The tool box contains your basic graphic design tools. If you move your mouse over any item, its name and keyboard shortcut pops up in a help balloon. Tool options are accessible through the Active Tools Options section of the tool box. We will not detail each tool in this guide as there are already books written about GIMP to assist you. Remember that all operations take place in the current active layer.
At the bottom of the image window is a numeric value shown as a percentage. This is the zoom ratio. Click on it to choose another zoom ratio. You can also press the + key to increase zoom or the - key to decrease it. Press the 1 key to set zoom to 100%.
All operations can be undone and redone. You can change how far, as a minimum, you can go back in the commands “history” and how much memory to reserve for it, by choosing + from the menu, then selecting the Environment section. Please bear in mind that both settings have a large impact on RAM usage which might make it difficult, or even impossible, to manipulate a large image file.
Choose → (or press the Ctrl+L keys); → ; → from the image menu to access the layers, channels and paths dialogs respectively (see Figure 5.4, “Layers, Channels and Paths Dialogs”).
In a RGB color image there are three channels, one for red, one for green and one for blue. The channels dialog lets you turn a channel off or on, as well as add and remove other channels. Clicking on the eye at the left of a channel name turns it on or off depending of its original status.
Paths let you manipulate your selections in very complex ways. You can transform selections into paths which let you treat the selection as a curve, giving you more control over it since you can, for example, add points to the curve to manipulate it.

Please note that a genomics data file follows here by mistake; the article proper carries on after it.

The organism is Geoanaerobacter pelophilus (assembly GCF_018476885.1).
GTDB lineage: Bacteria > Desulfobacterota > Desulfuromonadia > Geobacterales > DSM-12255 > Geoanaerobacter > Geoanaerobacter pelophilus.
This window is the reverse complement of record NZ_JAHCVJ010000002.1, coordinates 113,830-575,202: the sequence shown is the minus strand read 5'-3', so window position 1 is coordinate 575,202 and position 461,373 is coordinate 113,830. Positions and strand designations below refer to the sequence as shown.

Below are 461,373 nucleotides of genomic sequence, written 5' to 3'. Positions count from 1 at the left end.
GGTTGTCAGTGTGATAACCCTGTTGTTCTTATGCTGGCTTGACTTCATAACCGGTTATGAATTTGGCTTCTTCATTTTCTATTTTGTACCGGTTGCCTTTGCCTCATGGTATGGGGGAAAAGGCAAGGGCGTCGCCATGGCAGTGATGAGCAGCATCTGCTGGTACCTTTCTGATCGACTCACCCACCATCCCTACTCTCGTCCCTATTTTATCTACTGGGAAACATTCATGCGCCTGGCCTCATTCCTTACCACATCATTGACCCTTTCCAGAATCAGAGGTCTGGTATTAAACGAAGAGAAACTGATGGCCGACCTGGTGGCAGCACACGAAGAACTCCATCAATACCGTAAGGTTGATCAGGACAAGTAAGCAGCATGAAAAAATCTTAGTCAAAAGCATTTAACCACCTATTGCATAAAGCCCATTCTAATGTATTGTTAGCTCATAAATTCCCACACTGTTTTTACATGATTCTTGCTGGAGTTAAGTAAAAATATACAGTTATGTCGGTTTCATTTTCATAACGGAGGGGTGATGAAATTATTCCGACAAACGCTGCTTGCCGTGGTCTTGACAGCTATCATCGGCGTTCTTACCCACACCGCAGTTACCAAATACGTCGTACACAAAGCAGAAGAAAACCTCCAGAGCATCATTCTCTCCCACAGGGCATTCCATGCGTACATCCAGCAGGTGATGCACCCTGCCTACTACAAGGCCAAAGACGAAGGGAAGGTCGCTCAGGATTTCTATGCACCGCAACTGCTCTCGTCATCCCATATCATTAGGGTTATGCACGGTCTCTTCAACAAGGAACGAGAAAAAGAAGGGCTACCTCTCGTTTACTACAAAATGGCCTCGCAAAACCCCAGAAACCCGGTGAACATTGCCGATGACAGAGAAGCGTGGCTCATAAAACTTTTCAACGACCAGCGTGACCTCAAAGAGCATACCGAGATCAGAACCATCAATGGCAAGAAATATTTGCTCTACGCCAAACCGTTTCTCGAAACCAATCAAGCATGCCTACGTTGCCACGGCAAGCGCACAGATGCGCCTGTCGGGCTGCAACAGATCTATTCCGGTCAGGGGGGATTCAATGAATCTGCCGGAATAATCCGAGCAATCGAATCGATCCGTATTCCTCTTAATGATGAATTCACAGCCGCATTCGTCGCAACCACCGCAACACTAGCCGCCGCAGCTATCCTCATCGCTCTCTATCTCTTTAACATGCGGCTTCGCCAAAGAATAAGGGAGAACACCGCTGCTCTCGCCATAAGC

Filters are a set of programmed actions which modify your image according to specified options. GIMP offers a vast range of filters such as blurs, noise effects or image enhancement operations that may be applied to selections and layers. Feel free to explore them all.
Choose the → menu to open the color selection dialog. Use the buttons at the top to select the color “space” you want to use for color selection: GIMP (which lets you select colors using different palettes: Red, Green, Blue, Hue, Saturation and Value), CMYK, color triangle, watercolor, a reduced color palette or scales. The fore/background colors are handled the same way they are in GIMP's tool box. Selected colors are active immediately after choosing them. Rule of thumb: try to work in RGB so you can have a wider number of formats to save your work into.
GIMP is ideal for web development but printing from GIMP is sometimes tricky. Because of the absence of PANTONE ® Color Systems support, GIMP might not be ideal for prepress work, although CMYK images are supported.
Internally GIMP supports many printers and it is always feasible to filter images through GhostScript or print to file (PostScript). Therefore, you can print images relatively easily. Remember to adjust your resolution to match your printer's capabilities.
Plugins are external applications which extend a program's core functions. GIMP, like Adobe ® Photoshop ®, relies on a vast range of plugins to extend its capabilities. You may also contribute plugins to the community. Most of them are free to use and distribute.
Dia is a diagramming application which can be considered as an alternative to Microsoft ® Visio ®. It contains a set of predefined symbols for different types of diagrams you may use. Just like GIMP, Dia offers many common look-and-feel features. Right-clicking in the image gives you image-specific menus, and allows you to modify the image to your needs. Please refer to the Dia web site for more information.
Very much like Microsoft ® Visio ®. Kivio possesses a very complete stencil set and it can even use Dia stencils. Worth a try if you are familiar with Microsoft ® Visio ®. Please refer to the Kivio web site for more information.
Inkscape could be considered the “star” of current vector drawing applications for Linux. With it you can draw anything you want (unlike Dia and Kivio). It's a very mature application available under both GNU/Linux and Windows ® and it saves in the SVG format by default, easing interoperability and the support of standards. Please refer to the Inkscape web site for more information.